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Can you please help with the following problem?

Let $K$ be a field and let $f(x) \in K[x]$ be a separable polynomial. If $E/K$ is a splitting field of $f(x)$, prove that every root of $f(x)$ in $E$ is a separable element over $K$.

My attempt:

Let $z$ be a root of $f(x)$ in $E$ and suppose $z$ is not a separable element over $K$, then by definition the minimal polynomial, say $h(x)$, of $z$ over $K$ is not separable, so we can find a repeated root $q \in E$ of $h(x)$. Now since $f(z)=0$ and $h(x)$ is the minimal polynomial of $z$ over $K$ then $h(x)|f(x)$ so that $q$ is also a repeated root of $f(x)$. This implies then that $f(x)$ is not separable in $E[x]$, this contradicts the fact that $f(x)$ is separable over K[x]$.

For this problem I'm using the fact that if $E/K$ is a field extension and $f(x) \in K[x]$ is a separable polynomial then $f(x)$ is separable when considered as an element of $E[x]$.

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1 Answer 1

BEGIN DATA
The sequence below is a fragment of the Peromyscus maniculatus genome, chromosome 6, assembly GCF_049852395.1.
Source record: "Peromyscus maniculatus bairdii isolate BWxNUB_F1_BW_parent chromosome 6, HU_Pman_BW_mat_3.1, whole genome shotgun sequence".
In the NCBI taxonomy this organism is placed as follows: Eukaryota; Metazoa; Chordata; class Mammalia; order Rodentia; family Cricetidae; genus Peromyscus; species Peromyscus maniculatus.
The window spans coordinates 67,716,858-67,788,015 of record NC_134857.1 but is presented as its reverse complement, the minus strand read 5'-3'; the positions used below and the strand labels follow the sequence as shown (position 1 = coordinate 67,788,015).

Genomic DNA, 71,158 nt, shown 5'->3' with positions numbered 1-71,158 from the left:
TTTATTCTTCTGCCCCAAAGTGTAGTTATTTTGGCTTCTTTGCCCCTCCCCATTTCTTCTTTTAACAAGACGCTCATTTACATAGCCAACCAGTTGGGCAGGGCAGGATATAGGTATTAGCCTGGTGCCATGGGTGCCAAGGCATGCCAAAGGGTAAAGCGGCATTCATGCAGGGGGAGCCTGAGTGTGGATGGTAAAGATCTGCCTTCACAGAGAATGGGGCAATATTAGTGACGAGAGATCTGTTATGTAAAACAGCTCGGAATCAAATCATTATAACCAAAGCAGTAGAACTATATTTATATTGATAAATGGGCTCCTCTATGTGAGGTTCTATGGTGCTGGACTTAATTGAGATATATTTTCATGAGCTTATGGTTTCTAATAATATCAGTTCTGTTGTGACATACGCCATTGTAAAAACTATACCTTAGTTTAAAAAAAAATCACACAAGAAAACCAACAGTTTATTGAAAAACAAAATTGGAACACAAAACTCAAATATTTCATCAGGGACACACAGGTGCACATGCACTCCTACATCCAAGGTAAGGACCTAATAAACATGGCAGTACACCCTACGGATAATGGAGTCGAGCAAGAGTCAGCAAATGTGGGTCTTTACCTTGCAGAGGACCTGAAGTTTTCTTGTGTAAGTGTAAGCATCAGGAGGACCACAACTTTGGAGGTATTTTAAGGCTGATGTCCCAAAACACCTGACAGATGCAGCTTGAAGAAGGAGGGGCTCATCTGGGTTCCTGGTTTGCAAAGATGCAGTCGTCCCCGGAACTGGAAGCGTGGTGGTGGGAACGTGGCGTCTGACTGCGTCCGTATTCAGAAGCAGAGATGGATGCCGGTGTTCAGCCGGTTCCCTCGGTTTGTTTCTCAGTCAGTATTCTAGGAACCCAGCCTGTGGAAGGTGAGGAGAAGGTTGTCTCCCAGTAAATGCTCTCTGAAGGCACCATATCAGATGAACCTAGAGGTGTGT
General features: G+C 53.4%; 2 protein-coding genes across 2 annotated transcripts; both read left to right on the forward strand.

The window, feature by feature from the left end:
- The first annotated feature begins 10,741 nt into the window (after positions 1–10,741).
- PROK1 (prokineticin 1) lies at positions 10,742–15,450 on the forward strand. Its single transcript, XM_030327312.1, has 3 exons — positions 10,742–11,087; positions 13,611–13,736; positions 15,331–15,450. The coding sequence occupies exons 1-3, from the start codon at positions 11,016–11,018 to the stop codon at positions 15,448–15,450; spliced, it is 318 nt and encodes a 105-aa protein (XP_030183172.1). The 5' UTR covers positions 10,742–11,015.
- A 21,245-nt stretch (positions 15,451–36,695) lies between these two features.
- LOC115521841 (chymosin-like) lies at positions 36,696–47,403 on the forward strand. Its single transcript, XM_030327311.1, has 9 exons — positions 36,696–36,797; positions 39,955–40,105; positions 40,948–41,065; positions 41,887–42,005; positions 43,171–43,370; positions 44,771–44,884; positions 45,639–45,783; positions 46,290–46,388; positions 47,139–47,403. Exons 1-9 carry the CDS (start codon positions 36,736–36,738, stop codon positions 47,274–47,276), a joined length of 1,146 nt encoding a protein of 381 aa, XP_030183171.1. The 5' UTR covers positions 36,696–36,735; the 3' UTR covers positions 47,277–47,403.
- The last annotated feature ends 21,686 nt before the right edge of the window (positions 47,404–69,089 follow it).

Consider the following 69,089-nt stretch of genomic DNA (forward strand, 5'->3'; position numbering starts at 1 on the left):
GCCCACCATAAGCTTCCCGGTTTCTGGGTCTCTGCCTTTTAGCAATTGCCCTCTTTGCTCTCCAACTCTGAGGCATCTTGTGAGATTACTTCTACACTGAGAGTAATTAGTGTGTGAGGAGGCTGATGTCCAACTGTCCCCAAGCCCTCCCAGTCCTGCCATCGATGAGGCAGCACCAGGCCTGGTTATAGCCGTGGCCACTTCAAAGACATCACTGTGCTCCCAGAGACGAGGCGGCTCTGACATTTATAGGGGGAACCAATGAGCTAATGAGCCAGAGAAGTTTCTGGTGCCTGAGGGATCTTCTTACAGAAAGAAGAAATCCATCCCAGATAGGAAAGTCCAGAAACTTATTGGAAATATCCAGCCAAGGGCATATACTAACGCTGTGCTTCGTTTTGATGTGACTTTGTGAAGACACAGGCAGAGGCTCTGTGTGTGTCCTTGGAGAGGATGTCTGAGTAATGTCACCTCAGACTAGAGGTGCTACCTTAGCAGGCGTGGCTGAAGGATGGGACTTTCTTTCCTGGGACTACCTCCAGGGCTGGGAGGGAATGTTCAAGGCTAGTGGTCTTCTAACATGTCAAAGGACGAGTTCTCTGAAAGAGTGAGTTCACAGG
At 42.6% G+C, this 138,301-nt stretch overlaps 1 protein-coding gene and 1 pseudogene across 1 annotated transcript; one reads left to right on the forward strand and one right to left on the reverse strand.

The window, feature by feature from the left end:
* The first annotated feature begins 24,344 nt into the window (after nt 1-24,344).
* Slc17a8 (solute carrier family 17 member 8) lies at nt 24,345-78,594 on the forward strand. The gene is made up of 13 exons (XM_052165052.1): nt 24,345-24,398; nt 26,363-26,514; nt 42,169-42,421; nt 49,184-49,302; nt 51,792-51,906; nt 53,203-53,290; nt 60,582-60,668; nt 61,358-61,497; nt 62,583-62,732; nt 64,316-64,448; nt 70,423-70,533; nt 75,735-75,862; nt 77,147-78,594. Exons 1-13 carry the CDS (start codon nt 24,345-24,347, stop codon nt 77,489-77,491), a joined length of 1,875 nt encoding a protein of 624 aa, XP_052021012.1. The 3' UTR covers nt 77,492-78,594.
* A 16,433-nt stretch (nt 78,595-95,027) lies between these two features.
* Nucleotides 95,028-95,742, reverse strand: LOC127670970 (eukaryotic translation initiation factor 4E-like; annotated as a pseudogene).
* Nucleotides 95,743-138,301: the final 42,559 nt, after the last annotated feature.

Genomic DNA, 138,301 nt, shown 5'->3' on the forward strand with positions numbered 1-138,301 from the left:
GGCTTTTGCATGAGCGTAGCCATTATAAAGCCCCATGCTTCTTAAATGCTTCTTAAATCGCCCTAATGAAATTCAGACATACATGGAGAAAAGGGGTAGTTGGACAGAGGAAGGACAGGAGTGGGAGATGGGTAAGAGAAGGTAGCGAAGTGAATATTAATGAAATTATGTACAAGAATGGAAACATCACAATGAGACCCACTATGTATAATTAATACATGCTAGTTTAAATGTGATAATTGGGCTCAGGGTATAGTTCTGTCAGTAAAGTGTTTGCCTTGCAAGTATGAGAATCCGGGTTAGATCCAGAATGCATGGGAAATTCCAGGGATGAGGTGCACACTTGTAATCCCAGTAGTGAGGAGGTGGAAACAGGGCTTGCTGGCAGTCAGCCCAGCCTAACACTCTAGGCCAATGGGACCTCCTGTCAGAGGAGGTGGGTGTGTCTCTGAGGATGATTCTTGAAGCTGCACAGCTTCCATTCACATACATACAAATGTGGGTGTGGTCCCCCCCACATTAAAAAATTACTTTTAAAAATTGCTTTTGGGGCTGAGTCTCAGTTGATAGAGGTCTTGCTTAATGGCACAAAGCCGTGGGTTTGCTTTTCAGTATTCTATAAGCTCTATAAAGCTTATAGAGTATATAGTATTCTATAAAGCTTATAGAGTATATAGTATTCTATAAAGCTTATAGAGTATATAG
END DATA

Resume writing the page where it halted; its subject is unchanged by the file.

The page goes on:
up vote 2 down vote accepted

Your argument is correct. Here is an alternative phrasing of it (only difference really is that it doesn't use an argument by contradiction):

Let $\alpha\in E$ be a root of $f$. Then $\text{Irr}(\alpha,K)\mid f$, where $\text{Irr}(\alpha,K)$ denotes the minimal polynomial for $\alpha$ over $K$. Therefore, because $f$ is a separable polynomial, we also have that $\text{Irr}(\alpha,K)$ is a separable polynomial. Thus $\alpha$ is a separable element over $K$.

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Thanks, essentially what I wrote right? (of course shorter heh) –  user6495 May 3 '11 at 0:51
    
@user6495: Yes, sorry, I kind of jumped to answer - this is exactly the same as your argument. –  Zev Chonoles May 3 '11 at 0:52
    
Thanks! sometimes I have trouble writing things clearly, thanks again. –  user6495 May 3 '11 at 0:52
    
@user6495: No problem! The way you phrased it is great actually, you should stick with it - it explains more than mine. –  Zev Chonoles May 3 '11 at 0:54

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